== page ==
Tuesday, August 7, 2007

Tawny frogmouths return to Wolli Creek Valley


Tawny frogmouths, an owl-like night bird have been rediscovered in the Wolli Valley, after an absence of at least 38 years. A pair of the cryptic pigeon-sized birds has recently taken up residence in Girrahween Park where they were spotted by sharp-eyed Voren O’Brien of the Wolli Creek Preservation Society.

“These birds are Australian icons, imitating broken grey branches to remain unseen. Seeing them in the Wolli Valley so close to Sydney’s centre is a special thrill”, Voren said. Records of bird species seen in the valley since 1940 are available in Birds of Wolli Valley, published by the Preservation Society last year. They show a single sighting of a frogmouth between 1940 and 1969 and none since. The book is based on the research, personal observations, and meticulous records of the legendary Wolli birdo, Neil Rankin, between 1970 and his death in 2001.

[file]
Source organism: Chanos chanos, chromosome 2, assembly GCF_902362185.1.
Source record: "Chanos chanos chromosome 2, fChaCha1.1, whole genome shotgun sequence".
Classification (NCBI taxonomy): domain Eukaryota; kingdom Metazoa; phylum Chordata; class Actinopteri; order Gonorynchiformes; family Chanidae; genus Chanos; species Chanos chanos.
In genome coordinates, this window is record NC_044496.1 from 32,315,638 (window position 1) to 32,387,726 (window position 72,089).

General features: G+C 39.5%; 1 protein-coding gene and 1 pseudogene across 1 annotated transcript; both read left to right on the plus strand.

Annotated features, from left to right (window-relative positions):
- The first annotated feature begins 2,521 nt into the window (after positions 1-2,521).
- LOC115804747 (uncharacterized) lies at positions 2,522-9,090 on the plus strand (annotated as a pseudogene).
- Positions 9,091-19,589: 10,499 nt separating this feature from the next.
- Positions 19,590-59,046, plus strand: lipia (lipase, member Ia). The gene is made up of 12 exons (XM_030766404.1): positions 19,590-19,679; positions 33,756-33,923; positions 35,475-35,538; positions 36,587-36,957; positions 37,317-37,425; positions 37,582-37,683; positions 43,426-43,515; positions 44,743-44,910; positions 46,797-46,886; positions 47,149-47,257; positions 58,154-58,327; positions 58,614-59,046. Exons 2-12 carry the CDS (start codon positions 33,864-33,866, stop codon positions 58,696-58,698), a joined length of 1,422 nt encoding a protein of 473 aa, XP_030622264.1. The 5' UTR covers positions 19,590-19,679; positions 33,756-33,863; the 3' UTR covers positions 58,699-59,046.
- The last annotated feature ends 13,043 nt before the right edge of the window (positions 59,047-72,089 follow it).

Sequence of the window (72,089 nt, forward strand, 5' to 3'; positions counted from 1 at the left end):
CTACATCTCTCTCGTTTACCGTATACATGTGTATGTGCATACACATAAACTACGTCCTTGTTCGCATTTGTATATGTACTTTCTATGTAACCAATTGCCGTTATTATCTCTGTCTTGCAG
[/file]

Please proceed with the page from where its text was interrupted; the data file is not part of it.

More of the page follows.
Tawny frogmouths are relatively common in bushland around Sydney but have probably only recolonised the Wolli Valley very recently. The birds are active at night, hunting small animals such as mice, frogs and insects. By day they roost on branches close to a tree trunk where their bark-coloured plumage makes them almost invisible to an untrained observer.

Photos by Jon O'Brien